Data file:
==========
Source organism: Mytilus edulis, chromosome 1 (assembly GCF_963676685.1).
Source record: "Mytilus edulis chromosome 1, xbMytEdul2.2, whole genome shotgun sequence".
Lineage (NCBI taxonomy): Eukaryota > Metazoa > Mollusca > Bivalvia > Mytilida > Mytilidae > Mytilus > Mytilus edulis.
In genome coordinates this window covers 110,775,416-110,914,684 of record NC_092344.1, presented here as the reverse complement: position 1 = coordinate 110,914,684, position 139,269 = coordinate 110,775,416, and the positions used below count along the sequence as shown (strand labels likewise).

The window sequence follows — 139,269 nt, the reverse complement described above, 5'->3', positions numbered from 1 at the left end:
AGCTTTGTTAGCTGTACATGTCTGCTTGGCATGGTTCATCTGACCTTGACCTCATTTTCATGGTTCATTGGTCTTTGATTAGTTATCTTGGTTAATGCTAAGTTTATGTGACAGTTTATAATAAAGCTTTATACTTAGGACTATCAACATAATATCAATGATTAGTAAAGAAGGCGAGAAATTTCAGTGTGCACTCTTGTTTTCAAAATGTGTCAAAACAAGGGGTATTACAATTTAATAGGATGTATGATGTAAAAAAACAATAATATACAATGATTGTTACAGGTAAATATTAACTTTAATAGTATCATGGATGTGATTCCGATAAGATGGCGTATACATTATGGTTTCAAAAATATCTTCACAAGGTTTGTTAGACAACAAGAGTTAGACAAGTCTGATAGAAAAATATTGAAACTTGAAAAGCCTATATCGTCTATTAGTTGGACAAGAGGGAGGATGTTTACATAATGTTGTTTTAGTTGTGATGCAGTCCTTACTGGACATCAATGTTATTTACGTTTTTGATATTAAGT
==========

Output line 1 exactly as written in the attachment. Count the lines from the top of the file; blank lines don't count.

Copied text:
Source organism: Mytilus edulis, chromosome 1 (assembly GCF_963676685.1).